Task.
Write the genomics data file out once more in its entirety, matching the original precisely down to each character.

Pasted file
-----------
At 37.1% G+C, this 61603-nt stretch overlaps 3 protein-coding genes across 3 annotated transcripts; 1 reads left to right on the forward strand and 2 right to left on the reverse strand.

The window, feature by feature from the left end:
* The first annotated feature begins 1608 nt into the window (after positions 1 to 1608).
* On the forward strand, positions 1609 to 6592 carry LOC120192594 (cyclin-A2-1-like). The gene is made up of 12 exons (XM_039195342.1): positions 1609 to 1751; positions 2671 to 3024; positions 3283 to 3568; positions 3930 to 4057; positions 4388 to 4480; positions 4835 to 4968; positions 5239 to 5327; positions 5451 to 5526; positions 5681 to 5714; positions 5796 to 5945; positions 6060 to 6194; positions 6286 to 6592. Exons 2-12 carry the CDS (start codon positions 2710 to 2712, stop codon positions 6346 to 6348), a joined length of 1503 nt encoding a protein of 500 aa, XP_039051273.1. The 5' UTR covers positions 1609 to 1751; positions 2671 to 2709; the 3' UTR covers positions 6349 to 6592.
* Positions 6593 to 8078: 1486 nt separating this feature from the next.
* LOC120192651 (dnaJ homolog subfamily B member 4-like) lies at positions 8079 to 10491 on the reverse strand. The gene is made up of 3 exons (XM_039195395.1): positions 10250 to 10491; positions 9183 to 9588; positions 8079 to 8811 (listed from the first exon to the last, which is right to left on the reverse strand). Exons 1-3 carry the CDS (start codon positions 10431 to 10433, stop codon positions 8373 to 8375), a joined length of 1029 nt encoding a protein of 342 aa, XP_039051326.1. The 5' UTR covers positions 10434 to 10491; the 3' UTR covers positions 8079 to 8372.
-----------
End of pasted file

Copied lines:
At 37.1% G+C, this 61603-nt stretch overlaps 3 protein-coding genes across 3 annotated transcripts; 1 reads left to right on the forward strand and 2 right to left on the reverse strand.

The window, feature by feature from the left end:
* The first annotated feature begins 1608 nt into the window (after positions 1 to 1608).
* On the forward strand, positions 1609 to 6592 carry LOC120192594 (cyclin-A2-1-like). The gene is made up of 12 exons (XM_039195342.1): positions 1609 to 1751; positions 2671 to 3024; positions 3283 to 3568; positions 3930 to 4057; positions 4388 to 4480; positions 4835 to 4968; positions 5239 to 5327; positions 5451 to 5526; positions 5681 to 5714; positions 5796 to 5945; positions 6060 to 6194; positions 6286 to 6592. Exons 2-12 carry the CDS (start codon positions 2710 to 2712, stop codon positions 6346 to 6348), a joined length of 1503 nt encoding a protein of 500 aa, XP_039051273.1. The 5' UTR covers positions 1609 to 1751; positions 2671 to 2709; the 3' UTR covers positions 6349 to 6592.
* Positions 6593 to 8078: 1486 nt separating this feature from the next.
* LOC120192651 (dnaJ homolog subfamily B member 4-like) lies at positions 8079 to 10491 on the reverse strand. The gene is made up of 3 exons (XM_039195395.1): positions 10250 to 10491; positions 9183 to 9588; positions 8079 to 8811 (listed from the first exon to the last, which is right to left on the reverse strand). Exons 1-3 carry the CDS (start codon positions 10431 to 10433, stop codon positions 8373 to 8375), a joined length of 1029 nt encoding a protein of 342 aa, XP_039051326.1. The 5' UTR covers positions 10434 to 10491; the 3' UTR covers positions 8079 to 8372.